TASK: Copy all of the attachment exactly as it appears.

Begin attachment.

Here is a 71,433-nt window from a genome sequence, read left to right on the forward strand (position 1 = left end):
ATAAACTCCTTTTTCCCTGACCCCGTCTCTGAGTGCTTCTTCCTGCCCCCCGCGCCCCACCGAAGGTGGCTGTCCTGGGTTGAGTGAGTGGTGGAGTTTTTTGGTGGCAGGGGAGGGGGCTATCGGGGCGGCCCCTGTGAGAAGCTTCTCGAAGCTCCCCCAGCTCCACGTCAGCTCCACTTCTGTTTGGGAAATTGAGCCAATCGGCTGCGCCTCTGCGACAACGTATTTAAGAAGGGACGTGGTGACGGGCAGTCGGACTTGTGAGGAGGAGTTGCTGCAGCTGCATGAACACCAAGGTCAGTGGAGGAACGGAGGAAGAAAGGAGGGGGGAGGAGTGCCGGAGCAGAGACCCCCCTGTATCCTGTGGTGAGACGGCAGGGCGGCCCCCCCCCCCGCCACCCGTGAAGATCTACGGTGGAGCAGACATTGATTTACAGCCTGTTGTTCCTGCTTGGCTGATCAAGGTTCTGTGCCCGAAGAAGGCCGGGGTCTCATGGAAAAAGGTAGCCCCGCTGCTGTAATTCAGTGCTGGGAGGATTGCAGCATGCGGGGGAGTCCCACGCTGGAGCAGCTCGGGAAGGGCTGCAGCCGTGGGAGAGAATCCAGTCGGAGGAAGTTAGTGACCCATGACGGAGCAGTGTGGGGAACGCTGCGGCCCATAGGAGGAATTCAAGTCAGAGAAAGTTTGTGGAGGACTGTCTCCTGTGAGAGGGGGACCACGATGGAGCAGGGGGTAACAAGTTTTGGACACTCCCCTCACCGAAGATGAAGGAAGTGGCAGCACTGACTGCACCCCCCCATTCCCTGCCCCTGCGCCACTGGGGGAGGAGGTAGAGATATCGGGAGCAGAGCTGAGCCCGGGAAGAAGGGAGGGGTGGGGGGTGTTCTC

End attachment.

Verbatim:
Here is a 71,433-nt window from a genome sequence, read left to right on the forward strand (position 1 = left end):
ATAAACTCCTTTTTCCCTGACCCCGTCTCTGAGTGCTTCTTCCTGCCCCCCGCGCCCCACCGAAGGTGGCTGTCCTGGGTTGAGTGAGTGGTGGAGTTTTTTGGTGGCAGGGGAGGGGGCTATCGGGGCGGCCCCTGTGAGAAGCTTCTCGAAGCTCCCCCAGCTCCACGTCAGCTCCACTTCTGTTTGGGAAATTGAGCCAATCGGCTGCGCCTCTGCGACAACGTATTTAAGAAGGGACGTGGTGACGGGCAGTCGGACTTGTGAGGAGGAGTTGCTGCAGCTGCATGAACACCAAGGTCAGTGGAGGAACGGAGGAAGAAAGGAGGGGGGAGGAGTGCCGGAGCAGAGACCCCCCTGTATCCTGTGGTGAGACGGCAGGGCGGCCCCCCCCCCCGCCACCCGTGAAGATCTACGGTGGAGCAGACATTGATTTACAGCCTGTTGTTCCTGCTTGGCTGATCAAGGTTCTGTGCCCGAAGAAGGCCGGGGTCTCATGGAAAAAGGTAGCCCCGCTGCTGTAATTCAGTGCTGGGAGGATTGCAGCATGCGGGGGAGTCCCACGCTGGAGCAGCTCGGGAAGGGCTGCAGCCGTGGGAGAGAATCCAGTCGGAGGAAGTTAGTGACCCATGACGGAGCAGTGTGGGGAACGCTGCGGCCCATAGGAGGAATTCAAGTCAGAGAAAGTTTGTGGAGGACTGTCTCCTGTGAGAGGGGGACCACGATGGAGCAGGGGGTAACAAGTTTTGGACACTCCCCTCACCGAAGATGAAGGAAGTGGCAGCACTGACTGCACCCCCCCATTCCCTGCCCCTGCGCCACTGGGGGAGGAGGTAGAGATATCGGGAGCAGAGCTGAGCCCGGGAAGAAGGGAGGGGTGGGGGGTGTTCTC